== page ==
Today we woke up and went to Pastor James' church. Pastor James is the pastor who runs the Apostolic Faith Mission Social Development Division (AFMSDD), the organization that runs the Foster Homes that Bracelet of Hope supports. Rather than have children in an orphanage, or on the streets, the children are brought to the foster homes where up Foster Mothers or parents care for them and their siblings. We aim to have eight children in each home, however there are some homes with more, and some homes with less. Each home is linked to an Apostolic Faith Mission congregation where a church committee oversees and supports the homes. The Foster Parents receive a stipend for their work. An incredible social worker, named Samuel, is employed and also supports all six homes, supports the intake for new children and the psychological,
social and emotional needs of the children.
social and emotional needs of the children.
After meeting some of the church attendees and many pastors who had come for a visit, as there was a Family Conference happening at AFM, the service began and people started trickling in. There were about 150 people and the music was remarkable. There were great musicians, and incredible male and female singers.
The kids did not have Sunday school that day, so they sat in the back of the church for the entire four hours, YES, four hours of church. They were so well behaved. They would get up to dance or wiggle but there were no interruptions from the kids, they stayed in the back and enjoyed the service.
There were three young girls whose voices blew me away. One was Samuel's niece, and another was Pastor James' daughter. I didn't get the opportunity to meet the third young lady. They sang a song with the lyrics "I don't mind waiting, I don't mind waiting, on the Lord." It was a beautiful song and they sang with such passion and power for three young girls.
What is remarkable about this song is the lyrics. It speaks to how sometimes in life, you are faced with a situation where you don't have any answers and cannot find anyone or anything to help you. This song speaks to waiting on the Lord for support and strength and how you need to learn how to wait, that it will come, to have faith. In a country with such despair, with 1 in 4 HIV+ and 200,000 orphaned children, with such tragedy in life, it is hard to understand how they can have such strength and security that the Lord will provide for them. I find myself amazed by the faith they have. I look at these circumstances and I look at these children, and I am often angered. Why do these children have to suffer? Why did they lose their parents or why did they have to lose their spouses? Why was I so fortunate to be born in Canada, rather than Lesotho? Sitting in church for four hours can bring these tough questions to the forefront of your mind.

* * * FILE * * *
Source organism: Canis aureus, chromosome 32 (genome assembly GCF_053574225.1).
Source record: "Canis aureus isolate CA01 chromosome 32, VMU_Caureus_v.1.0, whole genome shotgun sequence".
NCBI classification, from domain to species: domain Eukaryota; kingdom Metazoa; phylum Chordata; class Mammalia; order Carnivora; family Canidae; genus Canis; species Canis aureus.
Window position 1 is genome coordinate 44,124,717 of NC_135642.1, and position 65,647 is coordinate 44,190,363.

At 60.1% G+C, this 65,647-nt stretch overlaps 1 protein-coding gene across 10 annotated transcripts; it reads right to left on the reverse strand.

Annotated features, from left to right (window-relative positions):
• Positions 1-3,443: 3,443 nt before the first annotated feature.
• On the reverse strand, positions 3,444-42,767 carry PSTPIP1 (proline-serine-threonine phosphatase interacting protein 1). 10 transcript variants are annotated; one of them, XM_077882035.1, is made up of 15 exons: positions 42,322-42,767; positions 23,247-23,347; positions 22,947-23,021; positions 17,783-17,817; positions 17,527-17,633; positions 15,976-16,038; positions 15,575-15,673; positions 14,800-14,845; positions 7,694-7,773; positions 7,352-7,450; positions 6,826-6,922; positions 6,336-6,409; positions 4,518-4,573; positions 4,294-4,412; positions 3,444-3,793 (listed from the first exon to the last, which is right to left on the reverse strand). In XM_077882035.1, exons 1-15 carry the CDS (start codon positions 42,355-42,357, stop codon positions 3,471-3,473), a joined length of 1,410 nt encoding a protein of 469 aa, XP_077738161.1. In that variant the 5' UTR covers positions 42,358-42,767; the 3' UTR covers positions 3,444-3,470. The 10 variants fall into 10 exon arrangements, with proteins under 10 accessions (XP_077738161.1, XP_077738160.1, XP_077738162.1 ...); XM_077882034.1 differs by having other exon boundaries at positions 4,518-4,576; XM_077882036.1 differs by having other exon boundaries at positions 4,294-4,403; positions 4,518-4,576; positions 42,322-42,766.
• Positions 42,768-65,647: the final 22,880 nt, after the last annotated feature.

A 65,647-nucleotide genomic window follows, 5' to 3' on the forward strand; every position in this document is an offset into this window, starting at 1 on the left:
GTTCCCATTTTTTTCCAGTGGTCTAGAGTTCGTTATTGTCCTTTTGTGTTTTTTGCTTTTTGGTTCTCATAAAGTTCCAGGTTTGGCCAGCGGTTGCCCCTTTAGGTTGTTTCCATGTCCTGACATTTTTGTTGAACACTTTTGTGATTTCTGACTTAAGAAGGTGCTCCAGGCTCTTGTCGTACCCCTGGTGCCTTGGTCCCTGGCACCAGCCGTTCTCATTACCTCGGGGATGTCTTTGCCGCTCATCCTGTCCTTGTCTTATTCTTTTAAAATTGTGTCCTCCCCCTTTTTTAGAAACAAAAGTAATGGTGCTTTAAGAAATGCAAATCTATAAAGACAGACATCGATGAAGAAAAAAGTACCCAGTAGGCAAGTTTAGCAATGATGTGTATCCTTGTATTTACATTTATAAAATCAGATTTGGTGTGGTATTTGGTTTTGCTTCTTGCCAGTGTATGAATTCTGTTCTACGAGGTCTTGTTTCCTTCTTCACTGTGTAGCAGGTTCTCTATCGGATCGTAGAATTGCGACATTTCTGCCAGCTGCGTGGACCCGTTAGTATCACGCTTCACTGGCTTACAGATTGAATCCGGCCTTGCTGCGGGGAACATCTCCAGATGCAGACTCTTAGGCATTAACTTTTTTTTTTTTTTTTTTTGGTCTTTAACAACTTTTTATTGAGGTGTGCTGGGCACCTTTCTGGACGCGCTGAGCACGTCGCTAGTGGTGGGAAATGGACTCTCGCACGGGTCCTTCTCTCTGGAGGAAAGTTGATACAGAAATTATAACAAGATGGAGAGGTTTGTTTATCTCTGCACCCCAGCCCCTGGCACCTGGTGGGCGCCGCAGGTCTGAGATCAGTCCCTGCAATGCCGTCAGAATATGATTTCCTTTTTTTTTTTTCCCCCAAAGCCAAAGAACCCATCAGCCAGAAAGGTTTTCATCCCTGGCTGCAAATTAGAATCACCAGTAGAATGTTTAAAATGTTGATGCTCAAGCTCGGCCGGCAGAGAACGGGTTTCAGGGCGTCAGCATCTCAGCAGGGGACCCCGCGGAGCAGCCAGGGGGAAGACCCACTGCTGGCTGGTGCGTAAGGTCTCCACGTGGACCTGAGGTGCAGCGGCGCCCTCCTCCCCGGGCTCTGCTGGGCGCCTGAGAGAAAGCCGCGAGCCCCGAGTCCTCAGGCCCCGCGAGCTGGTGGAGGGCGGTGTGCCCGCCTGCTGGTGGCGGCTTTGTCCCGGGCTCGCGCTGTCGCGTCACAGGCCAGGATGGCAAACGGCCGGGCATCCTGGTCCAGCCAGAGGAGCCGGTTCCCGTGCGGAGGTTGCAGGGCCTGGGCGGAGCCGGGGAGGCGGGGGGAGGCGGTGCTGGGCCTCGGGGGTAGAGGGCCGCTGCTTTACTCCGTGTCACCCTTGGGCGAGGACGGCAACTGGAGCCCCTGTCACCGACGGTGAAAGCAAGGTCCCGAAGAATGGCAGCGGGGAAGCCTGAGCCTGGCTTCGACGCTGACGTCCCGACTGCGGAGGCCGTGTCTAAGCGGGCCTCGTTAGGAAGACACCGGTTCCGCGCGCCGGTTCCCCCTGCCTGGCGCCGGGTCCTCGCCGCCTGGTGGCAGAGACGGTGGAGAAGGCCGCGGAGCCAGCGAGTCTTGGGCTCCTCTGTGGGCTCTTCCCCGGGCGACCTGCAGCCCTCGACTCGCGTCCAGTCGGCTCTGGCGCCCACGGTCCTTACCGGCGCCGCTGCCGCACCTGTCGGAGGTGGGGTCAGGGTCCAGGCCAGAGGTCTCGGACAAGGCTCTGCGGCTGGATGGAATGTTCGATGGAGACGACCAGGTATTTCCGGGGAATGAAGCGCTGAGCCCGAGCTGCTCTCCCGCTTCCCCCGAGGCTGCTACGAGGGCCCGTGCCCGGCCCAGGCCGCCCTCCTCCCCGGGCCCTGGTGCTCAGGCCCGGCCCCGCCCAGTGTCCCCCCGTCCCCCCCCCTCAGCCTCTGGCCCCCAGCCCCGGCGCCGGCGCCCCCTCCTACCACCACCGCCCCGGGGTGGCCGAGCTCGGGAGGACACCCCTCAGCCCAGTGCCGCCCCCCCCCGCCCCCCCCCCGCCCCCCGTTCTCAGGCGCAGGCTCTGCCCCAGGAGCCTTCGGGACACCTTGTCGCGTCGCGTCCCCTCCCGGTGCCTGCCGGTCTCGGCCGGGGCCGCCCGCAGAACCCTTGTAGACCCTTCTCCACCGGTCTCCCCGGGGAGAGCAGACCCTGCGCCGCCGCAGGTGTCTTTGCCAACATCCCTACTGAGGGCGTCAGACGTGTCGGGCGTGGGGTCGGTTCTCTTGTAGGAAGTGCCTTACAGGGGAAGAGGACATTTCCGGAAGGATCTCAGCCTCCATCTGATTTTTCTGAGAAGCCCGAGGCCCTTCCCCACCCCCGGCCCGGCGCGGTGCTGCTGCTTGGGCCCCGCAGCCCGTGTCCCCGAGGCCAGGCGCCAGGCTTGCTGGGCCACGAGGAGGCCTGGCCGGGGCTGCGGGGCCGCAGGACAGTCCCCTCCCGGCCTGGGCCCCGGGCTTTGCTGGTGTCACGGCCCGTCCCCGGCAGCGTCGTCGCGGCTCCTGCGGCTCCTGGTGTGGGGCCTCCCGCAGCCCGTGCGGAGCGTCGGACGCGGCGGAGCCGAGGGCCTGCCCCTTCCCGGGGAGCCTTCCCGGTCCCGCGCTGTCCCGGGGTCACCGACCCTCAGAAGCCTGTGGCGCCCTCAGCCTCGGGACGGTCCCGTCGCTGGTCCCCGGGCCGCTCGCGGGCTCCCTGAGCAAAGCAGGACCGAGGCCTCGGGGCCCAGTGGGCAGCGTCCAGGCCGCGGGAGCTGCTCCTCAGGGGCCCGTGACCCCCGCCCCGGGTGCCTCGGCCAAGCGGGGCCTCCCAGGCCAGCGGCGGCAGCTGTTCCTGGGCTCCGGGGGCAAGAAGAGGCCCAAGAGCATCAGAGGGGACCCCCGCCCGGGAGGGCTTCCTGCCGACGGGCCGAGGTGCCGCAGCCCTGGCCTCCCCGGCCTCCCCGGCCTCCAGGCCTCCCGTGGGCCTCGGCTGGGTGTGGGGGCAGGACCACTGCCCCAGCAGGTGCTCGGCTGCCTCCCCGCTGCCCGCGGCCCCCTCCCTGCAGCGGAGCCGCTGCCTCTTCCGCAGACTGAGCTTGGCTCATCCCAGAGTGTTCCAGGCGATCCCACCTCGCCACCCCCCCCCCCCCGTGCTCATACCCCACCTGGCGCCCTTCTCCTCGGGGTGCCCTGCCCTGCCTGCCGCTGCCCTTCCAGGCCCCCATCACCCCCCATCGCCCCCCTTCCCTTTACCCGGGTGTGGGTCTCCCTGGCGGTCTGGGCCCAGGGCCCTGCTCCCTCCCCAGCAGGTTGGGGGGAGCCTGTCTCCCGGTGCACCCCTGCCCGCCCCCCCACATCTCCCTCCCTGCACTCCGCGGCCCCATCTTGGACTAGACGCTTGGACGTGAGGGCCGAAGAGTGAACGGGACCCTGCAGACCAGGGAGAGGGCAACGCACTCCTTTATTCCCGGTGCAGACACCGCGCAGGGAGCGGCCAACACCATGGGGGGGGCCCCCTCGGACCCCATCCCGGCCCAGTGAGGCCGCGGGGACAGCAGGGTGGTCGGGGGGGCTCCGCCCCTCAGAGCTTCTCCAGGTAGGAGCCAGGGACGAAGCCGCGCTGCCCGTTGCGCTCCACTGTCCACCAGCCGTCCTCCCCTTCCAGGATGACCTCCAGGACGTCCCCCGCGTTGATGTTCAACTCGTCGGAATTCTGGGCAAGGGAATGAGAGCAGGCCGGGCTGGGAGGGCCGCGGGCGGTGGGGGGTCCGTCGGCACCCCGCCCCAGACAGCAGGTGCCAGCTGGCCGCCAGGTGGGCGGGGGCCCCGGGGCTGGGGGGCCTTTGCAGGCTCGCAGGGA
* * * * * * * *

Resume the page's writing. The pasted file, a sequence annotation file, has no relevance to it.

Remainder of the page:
After a couple hours of singing and some speaking from other pastors in the region, Pastor James came up for the main teaching. He is a charismatic, passionate and engaging speaker. What was incredible about it as well, was he had an interpreter with him so when he spoke English, the interpreter would speak in Sotho for everyone to understand. At times, the interpreter and Pastor James would switch back and forth between English and Sotho, and the interpreter would switch depending on what language Pastor James was speaking in. They did it with such ease and such smooth transitions that you generally did not notice.
The church service went until about 3:30pm. After church there was a delicious meal of samp (dried corn kernels that have been stamped and chopped until broken, but still large, unlike corn meal), chicken, cabbage, vegetables and rice. We ate at the head table with Pastor James and his wife 'Me Matsepo and had a great conversation.
We left the church and returned to the nun convent. I did some cleaning and some laundry (in red bins with a Sunlight bar of soap) and hung the clothing out to dry on the clothing line. I wandered to the hotel across the street to check for a wifi connection with no luck. I enjoyed a Fanta Orange pop outside in the sun.
That night I went to bed thinking about the message of the day that stuck with me- to be patient and grateful. It is hard for me to think of the children in this country, so many of them left alone and waiting for someone to care for them. There are 200,000 orphans in the country, and we are only caring for about 40 of them. We need more support for the country, more support for the children, and more care for the situation around the world.
Sometimes it can feel like you are not making any progress, you are struggling to make it up a giant hill with no help. You feel like you are just a small drop in the bucket. Then, you realize that drop in the bucket that you feel is not doing anything at all HAS made an impact. Maybe not on the world, maybe not on the country, but to someone. That drop in the bucket means something to someone. Imagine if we all put a small drop in the bucket, how full it could get, so quickly. If we all work together, if we all put a small drop in the bucket, we could overflow it.
If we all work together, no one would have to wait. We are strong together.
Hearts on sleeves, and shovels in hand, let's get to work, so no one has to wait.